When Andre Dillard tore his biceps muscle nearly 10 months ago, there was a feeling of there goes another wasted draft pick. The 2019 first-rounder struggled in four starts during his rookie year, then missed the entire 2020 campaign.
Jordan Mailata — the Australian rugby star turned NFL player — eventually assumed Dillard’s post at left tackle last year and proved he could handle the pressure. The 346-pounder allowed 32 total quarterback pressures but was a top-15 tackle from Week 11 to Week 17 (via Pro Football Focus). Interestingly enough, pressure is a word that seemed to bother Dillard on and off the field prior to his season-ending injury.
But the third-year left tackle out of Washington State found peace in the offseason by ditching his social media accounts and reading self-help books. He also attacked the weight room, improved his diet, and changed his sleeping patterns. Dillard declared that he’s a “completely different person” heading into training camp. He’s 100% recovered from the biceps injury.
“I definitely learned a lot about myself and how much the game really means to me and how serious I am about this,” Dillard told reporters on Thursday. “Losing a season to an injury definitely makes you see it in a different perspective and in a different light. It kind of lit this huge fire in me, a different kind of fire than I felt before because something like this [injury] has never happened to me.”
Dillard was drafted 22nd overall to be Philly’s left tackle of the future, the heir apparent to Jason Peters. Well, “The Bodyguard” is no longer on the roster and Dillard now faces the gargantuan task of unseating Mailata. It will be an open competition for the starting job — every position will be contested, including quarterback — and the 25-year-old embraces the challenge.
“Oh, I welcome all competition, I never shy away from it,” Dillard said. “I’m glad that it’s happening, and it makes sense that it’s happening. You know, Jordan came in and filled in last year, he played most of the season and he did really well so it only makes sense for the coaches to give it a little competition.”
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West Coaster Ditches Social Media Accounts
There had been a growing narrative of Dillard not being tough enough for Philly’s mean streets. He spent his formative years on the West Coast and went to college at Washington State. Dillard often got into fights at his first NFL training camp, some of them ended in tears and he once described the anguish of living in the pressure cooker of a major East Coast city. Perhaps that is all water under the bridge.
“I feel like I’ve matured a lot,” Dillard said. “I honestly feel like I’m a different person from one first year, I’m completely different.”
Dillard sounded like a changed man when addressing the media during spring OTAs. He claimed to be more mature, more focused. He doesn’t spend hours on his phone scrolling through the negative comments on Instagram or Twitter. Or, God forbid, responding to them. Dillard deleted all his social media accounts as he threw that wasted energy back into football.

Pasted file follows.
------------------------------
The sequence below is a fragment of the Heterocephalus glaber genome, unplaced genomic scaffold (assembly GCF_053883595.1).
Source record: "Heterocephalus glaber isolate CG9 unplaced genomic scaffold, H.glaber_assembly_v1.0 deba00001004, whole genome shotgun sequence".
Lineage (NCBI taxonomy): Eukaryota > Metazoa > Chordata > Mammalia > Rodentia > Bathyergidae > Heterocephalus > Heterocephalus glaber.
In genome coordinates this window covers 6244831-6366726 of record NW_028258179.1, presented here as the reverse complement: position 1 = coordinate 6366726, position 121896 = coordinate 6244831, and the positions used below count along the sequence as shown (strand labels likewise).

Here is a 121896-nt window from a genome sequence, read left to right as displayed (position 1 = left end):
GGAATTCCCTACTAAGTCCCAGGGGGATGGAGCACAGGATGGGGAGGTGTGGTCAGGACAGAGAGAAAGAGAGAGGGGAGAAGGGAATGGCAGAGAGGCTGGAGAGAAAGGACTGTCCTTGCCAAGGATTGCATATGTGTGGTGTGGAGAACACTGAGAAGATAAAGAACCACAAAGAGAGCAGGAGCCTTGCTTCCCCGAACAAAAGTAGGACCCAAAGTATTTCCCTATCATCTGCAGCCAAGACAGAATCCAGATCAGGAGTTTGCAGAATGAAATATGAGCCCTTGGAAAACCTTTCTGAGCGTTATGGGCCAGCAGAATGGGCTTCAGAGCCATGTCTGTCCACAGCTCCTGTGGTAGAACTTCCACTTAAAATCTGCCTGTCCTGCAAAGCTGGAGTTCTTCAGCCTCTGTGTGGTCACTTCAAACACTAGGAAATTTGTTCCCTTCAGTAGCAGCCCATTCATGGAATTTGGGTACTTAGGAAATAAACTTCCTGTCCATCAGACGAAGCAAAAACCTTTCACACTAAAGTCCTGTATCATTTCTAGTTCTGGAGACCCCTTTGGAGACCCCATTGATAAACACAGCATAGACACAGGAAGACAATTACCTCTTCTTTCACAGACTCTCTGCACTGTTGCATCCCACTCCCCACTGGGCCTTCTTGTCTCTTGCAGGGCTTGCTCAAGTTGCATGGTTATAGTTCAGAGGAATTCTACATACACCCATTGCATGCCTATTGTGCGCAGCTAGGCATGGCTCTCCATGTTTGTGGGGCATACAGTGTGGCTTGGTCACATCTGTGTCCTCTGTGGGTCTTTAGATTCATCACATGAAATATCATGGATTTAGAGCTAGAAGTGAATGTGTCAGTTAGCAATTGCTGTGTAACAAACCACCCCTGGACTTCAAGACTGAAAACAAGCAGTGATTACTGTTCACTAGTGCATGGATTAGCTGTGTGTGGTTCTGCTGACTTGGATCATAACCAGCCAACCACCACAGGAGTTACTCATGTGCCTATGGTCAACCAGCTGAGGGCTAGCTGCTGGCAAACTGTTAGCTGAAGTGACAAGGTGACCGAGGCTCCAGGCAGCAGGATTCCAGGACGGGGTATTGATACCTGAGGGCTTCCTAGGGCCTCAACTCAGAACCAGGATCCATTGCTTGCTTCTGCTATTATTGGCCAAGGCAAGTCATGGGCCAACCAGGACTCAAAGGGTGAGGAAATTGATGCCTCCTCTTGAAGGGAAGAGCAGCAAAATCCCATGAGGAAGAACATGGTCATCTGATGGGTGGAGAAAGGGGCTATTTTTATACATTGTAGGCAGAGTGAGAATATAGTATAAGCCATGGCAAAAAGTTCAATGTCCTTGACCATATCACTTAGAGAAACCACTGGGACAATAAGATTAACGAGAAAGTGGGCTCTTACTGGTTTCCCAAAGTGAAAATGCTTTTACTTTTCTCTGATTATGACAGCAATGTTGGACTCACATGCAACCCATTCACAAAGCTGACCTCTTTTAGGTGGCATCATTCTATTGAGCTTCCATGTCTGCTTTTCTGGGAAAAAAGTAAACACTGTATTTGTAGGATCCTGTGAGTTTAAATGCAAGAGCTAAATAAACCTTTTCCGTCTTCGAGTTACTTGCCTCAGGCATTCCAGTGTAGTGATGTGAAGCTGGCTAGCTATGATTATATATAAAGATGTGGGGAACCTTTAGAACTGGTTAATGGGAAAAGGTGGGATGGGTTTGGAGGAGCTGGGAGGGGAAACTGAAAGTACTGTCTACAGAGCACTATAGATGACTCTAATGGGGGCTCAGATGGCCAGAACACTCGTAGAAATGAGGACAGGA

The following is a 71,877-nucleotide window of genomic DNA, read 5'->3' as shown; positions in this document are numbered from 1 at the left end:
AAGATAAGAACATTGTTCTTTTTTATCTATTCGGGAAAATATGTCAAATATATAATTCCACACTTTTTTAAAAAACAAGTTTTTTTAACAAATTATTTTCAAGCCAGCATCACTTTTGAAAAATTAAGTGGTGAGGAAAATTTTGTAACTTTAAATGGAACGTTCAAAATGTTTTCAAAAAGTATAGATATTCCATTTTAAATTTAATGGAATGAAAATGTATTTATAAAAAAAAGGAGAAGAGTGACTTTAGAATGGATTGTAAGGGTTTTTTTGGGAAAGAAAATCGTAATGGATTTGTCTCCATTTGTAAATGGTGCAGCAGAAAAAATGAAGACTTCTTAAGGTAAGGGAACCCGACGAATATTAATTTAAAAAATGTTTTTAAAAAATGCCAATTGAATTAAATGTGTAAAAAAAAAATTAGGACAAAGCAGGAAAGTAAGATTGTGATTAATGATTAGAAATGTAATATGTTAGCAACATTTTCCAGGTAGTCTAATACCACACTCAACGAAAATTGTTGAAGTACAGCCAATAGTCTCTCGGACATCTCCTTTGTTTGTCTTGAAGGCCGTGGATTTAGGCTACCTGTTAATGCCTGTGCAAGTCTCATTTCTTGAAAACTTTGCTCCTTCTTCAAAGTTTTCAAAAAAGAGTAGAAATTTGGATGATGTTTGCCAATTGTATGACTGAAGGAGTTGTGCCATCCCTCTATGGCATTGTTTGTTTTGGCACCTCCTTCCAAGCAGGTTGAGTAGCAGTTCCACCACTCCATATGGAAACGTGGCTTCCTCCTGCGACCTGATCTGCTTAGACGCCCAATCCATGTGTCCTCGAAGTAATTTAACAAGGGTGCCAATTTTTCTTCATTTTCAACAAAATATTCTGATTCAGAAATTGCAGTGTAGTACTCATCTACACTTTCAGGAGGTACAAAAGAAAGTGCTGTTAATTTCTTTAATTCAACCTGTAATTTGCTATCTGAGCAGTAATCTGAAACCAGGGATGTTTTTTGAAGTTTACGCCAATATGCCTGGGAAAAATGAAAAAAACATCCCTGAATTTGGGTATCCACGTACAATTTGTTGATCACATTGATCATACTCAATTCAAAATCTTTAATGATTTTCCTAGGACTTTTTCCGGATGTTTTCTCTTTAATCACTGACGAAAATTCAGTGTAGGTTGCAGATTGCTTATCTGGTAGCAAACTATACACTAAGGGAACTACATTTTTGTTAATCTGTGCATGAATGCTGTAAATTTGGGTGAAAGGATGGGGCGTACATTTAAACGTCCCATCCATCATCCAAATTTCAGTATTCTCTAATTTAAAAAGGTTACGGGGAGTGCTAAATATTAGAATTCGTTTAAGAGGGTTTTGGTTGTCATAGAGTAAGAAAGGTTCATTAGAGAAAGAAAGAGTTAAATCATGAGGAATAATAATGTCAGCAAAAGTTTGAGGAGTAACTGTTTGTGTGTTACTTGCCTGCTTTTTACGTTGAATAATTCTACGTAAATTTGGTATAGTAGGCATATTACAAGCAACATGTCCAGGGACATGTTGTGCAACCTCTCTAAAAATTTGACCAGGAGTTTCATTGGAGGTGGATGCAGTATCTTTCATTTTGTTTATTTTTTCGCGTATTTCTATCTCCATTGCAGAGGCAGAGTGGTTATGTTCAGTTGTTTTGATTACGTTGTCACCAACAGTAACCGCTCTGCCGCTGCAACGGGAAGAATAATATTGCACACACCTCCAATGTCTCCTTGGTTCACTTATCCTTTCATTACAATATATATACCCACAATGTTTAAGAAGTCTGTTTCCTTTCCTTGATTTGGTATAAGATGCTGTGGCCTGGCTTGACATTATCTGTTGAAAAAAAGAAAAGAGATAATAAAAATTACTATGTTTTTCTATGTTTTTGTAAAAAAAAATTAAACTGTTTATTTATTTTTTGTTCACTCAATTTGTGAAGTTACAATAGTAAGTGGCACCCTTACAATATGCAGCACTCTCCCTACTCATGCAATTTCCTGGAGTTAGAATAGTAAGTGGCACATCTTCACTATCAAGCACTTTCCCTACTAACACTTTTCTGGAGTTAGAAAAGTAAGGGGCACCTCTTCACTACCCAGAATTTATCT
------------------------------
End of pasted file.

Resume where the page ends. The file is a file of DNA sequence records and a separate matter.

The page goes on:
“A lot of people, including myself, we just spend like 30 minutes just sitting there scrolling through stuff you find interesting, you find interesting videos and all that stuff, next thing you know a whole hour goes by and you’re like ‘Dang, I just wasted that [time], I didn’t get anything out of that.’ You don’t want to read into it too much, just general negativity in the world, social media in general. I’ve watched a lot of documentaries on it.”
Mailata’s Mindset Hasn’t Changed Either
The man Dillard will be competing against for the starting left tackle job hasn’t changed his mindset either. Mailata was a raw prospect when the Eagles took a seventh-round flier on him in 2018. He had never played organized football before, but his physical ability jumped off the tape on a rugby highlight video that went viral. Four years later, Mailata looks every bit the part of a franchise left tackle.
“My mantra is to get better every day, and I said that from the day I stepped in until the day I leave,” Mailata told reporters on Thursday. “That’s my number one thing to do every single day, to get one-percent better every day. Hard work always takes care of hard work and if I focus on that, the rest will take care of itself.”
You could make a case that Mailata earned the left tackle job with his heady play in 2020. He should enter training camp as the starter. However, he and Dillard have been splitting the first-team reps during spring OTAs and will continue to do so until the coaches make a final decision. And the affable Aussie wouldn’t have it any other way.
“I think every year it’s always been a competition, that’s how I viewed it,” Mailata said. “There’s always competition every year, and I think that Coach [Sirianni] coming in and saying that for all position groups is a no-brainer. I still got to earn my place. I’m still trying to prove to myself that I am a dominant left tackle in this league and not a rugby player anymore.”